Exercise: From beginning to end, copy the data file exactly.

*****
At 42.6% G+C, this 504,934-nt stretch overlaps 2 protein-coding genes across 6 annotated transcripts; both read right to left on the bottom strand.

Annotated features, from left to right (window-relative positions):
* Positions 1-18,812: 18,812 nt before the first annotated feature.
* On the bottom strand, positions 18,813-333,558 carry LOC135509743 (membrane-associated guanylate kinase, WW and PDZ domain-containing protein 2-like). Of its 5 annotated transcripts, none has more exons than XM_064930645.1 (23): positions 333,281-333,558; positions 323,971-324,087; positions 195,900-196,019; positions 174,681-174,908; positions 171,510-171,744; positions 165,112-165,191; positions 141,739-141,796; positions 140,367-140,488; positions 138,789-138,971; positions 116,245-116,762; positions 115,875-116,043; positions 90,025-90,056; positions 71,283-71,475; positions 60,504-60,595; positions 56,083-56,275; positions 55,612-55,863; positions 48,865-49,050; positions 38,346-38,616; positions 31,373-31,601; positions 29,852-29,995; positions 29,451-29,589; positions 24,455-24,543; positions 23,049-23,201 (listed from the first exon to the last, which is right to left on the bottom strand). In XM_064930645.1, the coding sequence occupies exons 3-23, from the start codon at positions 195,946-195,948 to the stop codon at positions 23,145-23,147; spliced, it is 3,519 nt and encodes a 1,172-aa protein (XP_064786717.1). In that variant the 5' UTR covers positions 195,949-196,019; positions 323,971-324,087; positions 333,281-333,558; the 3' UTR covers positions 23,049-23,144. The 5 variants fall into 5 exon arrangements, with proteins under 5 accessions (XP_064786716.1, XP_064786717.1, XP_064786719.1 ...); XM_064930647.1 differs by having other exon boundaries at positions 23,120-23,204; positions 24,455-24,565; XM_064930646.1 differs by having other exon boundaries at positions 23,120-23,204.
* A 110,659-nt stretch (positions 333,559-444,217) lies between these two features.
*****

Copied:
At 42.6% G+C, this 504,934-nt stretch overlaps 2 protein-coding genes across 6 annotated transcripts; both read right to left on the bottom strand.

Annotated features, from left to right (window-relative positions):
* Positions 1-18,812: 18,812 nt before the first annotated feature.
* On the bottom strand, positions 18,813-333,558 carry LOC135509743 (membrane-associated guanylate kinase, WW and PDZ domain-containing protein 2-like). Of its 5 annotated transcripts, none has more exons than XM_064930645.1 (23): positions 333,281-333,558; positions 323,971-324,087; positions 195,900-196,019; positions 174,681-174,908; positions 171,510-171,744; positions 165,112-165,191; positions 141,739-141,796; positions 140,367-140,488; positions 138,789-138,971; positions 116,245-116,762; positions 115,875-116,043; positions 90,025-90,056; positions 71,283-71,475; positions 60,504-60,595; positions 56,083-56,275; positions 55,612-55,863; positions 48,865-49,050; positions 38,346-38,616; positions 31,373-31,601; positions 29,852-29,995; positions 29,451-29,589; positions 24,455-24,543; positions 23,049-23,201 (listed from the first exon to the last, which is right to left on the bottom strand). In XM_064930645.1, the coding sequence occupies exons 3-23, from the start codon at positions 195,946-195,948 to the stop codon at positions 23,145-23,147; spliced, it is 3,519 nt and encodes a 1,172-aa protein (XP_064786717.1). In that variant the 5' UTR covers positions 195,949-196,019; positions 323,971-324,087; positions 333,281-333,558; the 3' UTR covers positions 23,049-23,144. The 5 variants fall into 5 exon arrangements, with proteins under 5 accessions (XP_064786716.1, XP_064786717.1, XP_064786719.1 ...); XM_064930647.1 differs by having other exon boundaries at positions 23,120-23,204; positions 24,455-24,565; XM_064930646.1 differs by having other exon boundaries at positions 23,120-23,204.
* A 110,659-nt stretch (positions 333,559-444,217) lies between these two features.